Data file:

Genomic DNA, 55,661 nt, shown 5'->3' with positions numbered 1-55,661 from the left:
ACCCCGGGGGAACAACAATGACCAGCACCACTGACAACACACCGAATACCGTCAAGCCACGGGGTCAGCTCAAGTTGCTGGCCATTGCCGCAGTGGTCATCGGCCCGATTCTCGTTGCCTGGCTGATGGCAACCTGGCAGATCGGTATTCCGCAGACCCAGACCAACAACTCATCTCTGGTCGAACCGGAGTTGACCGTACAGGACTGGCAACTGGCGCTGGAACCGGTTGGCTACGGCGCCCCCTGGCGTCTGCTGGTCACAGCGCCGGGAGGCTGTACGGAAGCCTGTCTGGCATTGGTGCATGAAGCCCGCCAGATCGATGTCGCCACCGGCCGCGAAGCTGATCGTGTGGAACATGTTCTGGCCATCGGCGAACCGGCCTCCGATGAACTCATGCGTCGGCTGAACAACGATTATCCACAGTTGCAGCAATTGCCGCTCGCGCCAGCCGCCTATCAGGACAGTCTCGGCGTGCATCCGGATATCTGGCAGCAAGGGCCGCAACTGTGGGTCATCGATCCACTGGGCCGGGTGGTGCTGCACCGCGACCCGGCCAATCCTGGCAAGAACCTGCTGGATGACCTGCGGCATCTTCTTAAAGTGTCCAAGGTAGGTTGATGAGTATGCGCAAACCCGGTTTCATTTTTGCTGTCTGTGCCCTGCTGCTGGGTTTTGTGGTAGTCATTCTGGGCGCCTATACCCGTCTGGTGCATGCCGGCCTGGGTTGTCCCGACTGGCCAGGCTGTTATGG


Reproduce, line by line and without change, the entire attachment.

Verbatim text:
Genomic DNA, 55,661 nt, shown 5'->3' with positions numbered 1-55,661 from the left:
ACCCCGGGGGAACAACAATGACCAGCACCACTGACAACACACCGAATACCGTCAAGCCACGGGGTCAGCTCAAGTTGCTGGCCATTGCCGCAGTGGTCATCGGCCCGATTCTCGTTGCCTGGCTGATGGCAACCTGGCAGATCGGTATTCCGCAGACCCAGACCAACAACTCATCTCTGGTCGAACCGGAGTTGACCGTACAGGACTGGCAACTGGCGCTGGAACCGGTTGGCTACGGCGCCCCCTGGCGTCTGCTGGTCACAGCGCCGGGAGGCTGTACGGAAGCCTGTCTGGCATTGGTGCATGAAGCCCGCCAGATCGATGTCGCCACCGGCCGCGAAGCTGATCGTGTGGAACATGTTCTGGCCATCGGCGAACCGGCCTCCGATGAACTCATGCGTCGGCTGAACAACGATTATCCACAGTTGCAGCAATTGCCGCTCGCGCCAGCCGCCTATCAGGACAGTCTCGGCGTGCATCCGGATATCTGGCAGCAAGGGCCGCAACTGTGGGTCATCGATCCACTGGGCCGGGTGGTGCTGCACCGCGACCCGGCCAATCCTGGCAAGAACCTGCTGGATGACCTGCGGCATCTTCTTAAAGTGTCCAAGGTAGGTTGATGAGTATGCGCAAACCCGGTTTCATTTTTGCTGTCTGTGCCCTGCTGCTGGGTTTTGTGGTAGTCATTCTGGGCGCCTATACCCGTCTGGTGCATGCCGGCCTGGGTTGTCCCGACTGGCCAGGCTGTTATGG